— a return flight to the first point of departure, at the earliest opportunity;

(b)     re-routing, under comparable transport conditions, to their final destination at the earliest opportunity; or

(c)     re-routing, under comparable transport conditions, to their final destination at a later date at the passenger’s convenience, subject to availability of seats.

It is actually the obligation of easyJet, which in our case should be easyJet’s representative in Helsinki airport, to offer re-route option if we opted for not to terminate our trip and request a refund.

As easyJet had already infringed the the EU regulation on air carrier’s obligation to offer re-routing to customer, easyJet now further infringed our rights on declining our request of refund. Clearly, there is no ground for easyJet to cite internal rules that are not accessible by public to decline our request of refund.

Moreover, we have observed that both Paris CDG, Helsinki airport and the route between two airports remained open between 23rd December and 24th December, 2010. Among seven flights operated from Paris CDG to Helsinki between 0:00CET 23rd December and 23:59CET 24th December 2010, the EZY3897 was the only flights that was cancelled. And EZY3898 was the only flight operated from Helsinki to Paris CDG that was cancelled during same period.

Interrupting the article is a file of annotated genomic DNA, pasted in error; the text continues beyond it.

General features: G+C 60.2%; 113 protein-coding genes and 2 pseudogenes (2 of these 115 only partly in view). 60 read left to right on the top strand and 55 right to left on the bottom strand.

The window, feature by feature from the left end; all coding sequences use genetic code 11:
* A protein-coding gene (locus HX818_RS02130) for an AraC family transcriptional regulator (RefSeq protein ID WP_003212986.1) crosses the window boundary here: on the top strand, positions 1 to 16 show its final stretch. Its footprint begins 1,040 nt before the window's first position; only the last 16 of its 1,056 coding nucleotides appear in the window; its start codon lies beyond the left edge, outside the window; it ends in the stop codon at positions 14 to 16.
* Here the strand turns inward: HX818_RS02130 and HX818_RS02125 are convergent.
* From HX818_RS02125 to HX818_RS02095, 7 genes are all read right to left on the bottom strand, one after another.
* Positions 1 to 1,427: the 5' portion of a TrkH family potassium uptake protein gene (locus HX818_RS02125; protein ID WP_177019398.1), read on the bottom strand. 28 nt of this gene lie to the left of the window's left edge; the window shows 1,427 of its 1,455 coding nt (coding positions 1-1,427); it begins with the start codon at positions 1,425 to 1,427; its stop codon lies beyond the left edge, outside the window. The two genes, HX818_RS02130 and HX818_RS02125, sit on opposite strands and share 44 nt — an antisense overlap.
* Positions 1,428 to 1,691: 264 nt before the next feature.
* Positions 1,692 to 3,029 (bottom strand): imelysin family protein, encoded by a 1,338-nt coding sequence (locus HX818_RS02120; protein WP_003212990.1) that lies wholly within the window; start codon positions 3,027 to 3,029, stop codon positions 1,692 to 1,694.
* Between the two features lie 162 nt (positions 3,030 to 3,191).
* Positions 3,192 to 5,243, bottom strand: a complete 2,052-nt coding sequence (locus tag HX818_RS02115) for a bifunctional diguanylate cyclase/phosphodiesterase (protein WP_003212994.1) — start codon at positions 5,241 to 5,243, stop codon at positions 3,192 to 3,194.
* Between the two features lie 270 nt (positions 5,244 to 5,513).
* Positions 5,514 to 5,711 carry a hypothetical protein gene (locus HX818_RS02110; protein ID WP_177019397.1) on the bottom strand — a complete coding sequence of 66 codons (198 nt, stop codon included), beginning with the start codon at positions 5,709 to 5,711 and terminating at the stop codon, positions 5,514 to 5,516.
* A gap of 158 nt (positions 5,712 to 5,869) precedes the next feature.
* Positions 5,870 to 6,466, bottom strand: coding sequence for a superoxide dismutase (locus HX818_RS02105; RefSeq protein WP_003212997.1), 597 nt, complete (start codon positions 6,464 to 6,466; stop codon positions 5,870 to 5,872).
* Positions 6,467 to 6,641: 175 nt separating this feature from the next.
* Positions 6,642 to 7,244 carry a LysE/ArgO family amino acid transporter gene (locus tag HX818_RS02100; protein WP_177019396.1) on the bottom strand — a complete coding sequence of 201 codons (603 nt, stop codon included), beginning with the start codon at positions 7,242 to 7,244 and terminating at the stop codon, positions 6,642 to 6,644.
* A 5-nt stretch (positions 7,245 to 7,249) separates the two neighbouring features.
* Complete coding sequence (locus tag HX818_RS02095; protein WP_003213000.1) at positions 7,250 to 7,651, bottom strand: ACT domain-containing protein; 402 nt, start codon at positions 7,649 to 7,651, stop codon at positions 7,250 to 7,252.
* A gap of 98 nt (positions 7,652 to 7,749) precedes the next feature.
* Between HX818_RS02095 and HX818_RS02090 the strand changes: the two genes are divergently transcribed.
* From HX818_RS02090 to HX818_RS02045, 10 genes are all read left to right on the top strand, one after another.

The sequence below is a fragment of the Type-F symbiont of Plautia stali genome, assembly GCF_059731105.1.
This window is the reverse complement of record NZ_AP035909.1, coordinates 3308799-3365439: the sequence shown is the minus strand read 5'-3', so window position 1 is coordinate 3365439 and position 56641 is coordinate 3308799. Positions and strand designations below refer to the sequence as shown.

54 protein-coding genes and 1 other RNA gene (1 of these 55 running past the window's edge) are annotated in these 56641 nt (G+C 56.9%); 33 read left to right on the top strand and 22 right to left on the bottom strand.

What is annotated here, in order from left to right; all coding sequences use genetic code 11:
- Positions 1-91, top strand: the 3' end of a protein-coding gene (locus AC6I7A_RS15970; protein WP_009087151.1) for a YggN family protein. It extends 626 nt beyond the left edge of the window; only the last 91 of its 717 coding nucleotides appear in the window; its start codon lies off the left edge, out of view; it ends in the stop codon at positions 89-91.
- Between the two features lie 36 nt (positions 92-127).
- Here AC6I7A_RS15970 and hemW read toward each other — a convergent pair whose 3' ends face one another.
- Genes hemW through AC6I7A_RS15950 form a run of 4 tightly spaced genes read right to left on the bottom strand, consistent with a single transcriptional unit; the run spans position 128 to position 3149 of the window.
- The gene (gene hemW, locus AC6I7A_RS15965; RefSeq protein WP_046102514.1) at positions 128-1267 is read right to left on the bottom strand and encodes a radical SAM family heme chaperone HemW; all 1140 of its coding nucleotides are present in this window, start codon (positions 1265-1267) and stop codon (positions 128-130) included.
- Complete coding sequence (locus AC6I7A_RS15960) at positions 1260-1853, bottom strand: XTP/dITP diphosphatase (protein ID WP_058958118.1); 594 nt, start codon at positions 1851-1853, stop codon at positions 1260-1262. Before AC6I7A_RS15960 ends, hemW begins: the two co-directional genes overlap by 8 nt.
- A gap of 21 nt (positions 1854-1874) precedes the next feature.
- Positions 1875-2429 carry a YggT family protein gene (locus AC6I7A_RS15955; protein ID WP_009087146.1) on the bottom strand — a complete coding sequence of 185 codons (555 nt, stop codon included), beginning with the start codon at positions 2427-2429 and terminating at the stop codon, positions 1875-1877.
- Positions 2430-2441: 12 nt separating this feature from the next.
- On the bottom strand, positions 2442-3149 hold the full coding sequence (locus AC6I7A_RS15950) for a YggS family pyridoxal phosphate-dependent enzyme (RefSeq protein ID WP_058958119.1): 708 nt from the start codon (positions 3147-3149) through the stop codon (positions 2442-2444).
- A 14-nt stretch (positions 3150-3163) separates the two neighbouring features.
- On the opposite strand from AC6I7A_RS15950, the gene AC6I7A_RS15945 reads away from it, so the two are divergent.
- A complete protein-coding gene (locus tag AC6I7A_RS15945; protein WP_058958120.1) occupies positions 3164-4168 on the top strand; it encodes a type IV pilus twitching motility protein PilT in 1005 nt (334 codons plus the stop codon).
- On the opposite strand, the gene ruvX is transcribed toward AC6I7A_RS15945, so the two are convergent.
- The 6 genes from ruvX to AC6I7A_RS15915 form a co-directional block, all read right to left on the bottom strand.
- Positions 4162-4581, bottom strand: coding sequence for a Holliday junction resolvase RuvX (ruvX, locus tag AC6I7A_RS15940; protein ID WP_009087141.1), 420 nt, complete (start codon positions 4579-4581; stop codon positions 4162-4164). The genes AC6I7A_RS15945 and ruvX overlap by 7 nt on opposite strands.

Therefore according to EU Regulation 261/2004,

Article 5(1)(c) In case of cancellation of a flight, the passengers concerned shall have the right to compensation by the operating air carrier in accordance with Article 7 SINCE:

  1. We WERE NOT informed of the cancellation at least two weeks before the scheduled time of departure; and
  2. We WERE NOT informed of the cancellation between two weeks and seven days before the scheduled time of departure and WERE NOT offered re-routing, allowing US to depart no more than two hours before the scheduled time of departure and to reach OUR final destination less than four hours after the scheduled time of arrival; and